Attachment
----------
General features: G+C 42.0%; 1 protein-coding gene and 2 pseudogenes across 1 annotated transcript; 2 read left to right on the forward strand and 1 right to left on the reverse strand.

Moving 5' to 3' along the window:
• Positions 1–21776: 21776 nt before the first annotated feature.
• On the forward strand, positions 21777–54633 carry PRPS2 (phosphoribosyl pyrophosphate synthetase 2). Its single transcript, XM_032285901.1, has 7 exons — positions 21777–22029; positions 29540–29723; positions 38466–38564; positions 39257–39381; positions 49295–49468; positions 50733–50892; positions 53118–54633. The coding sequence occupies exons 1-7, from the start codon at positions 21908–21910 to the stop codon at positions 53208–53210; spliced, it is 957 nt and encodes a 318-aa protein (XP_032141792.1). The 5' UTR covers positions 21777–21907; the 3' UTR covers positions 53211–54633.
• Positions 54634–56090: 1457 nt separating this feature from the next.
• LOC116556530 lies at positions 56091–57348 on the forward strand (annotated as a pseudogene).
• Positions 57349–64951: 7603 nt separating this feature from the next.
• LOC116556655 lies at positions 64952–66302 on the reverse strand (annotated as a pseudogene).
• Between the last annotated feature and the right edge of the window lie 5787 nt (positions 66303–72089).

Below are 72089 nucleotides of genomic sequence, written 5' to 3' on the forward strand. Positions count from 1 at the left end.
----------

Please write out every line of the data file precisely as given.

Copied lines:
General features: G+C 42.0%; 1 protein-coding gene and 2 pseudogenes across 1 annotated transcript; 2 read left to right on the forward strand and 1 right to left on the reverse strand.

Moving 5' to 3' along the window:
• Positions 1–21776: 21776 nt before the first annotated feature.
• On the forward strand, positions 21777–54633 carry PRPS2 (phosphoribosyl pyrophosphate synthetase 2). Its single transcript, XM_032285901.1, has 7 exons — positions 21777–22029; positions 29540–29723; positions 38466–38564; positions 39257–39381; positions 49295–49468; positions 50733–50892; positions 53118–54633. The coding sequence occupies exons 1-7, from the start codon at positions 21908–21910 to the stop codon at positions 53208–53210; spliced, it is 957 nt and encodes a 318-aa protein (XP_032141792.1). The 5' UTR covers positions 21777–21907; the 3' UTR covers positions 53211–54633.
• Positions 54634–56090: 1457 nt separating this feature from the next.
• LOC116556530 lies at positions 56091–57348 on the forward strand (annotated as a pseudogene).
• Positions 57349–64951: 7603 nt separating this feature from the next.
• LOC116556655 lies at positions 64952–66302 on the reverse strand (annotated as a pseudogene).
• Between the last annotated feature and the right edge of the window lie 5787 nt (positions 66303–72089).

Below are 72089 nucleotides of genomic sequence, written 5' to 3' on the forward strand. Positions count from 1 at the left end.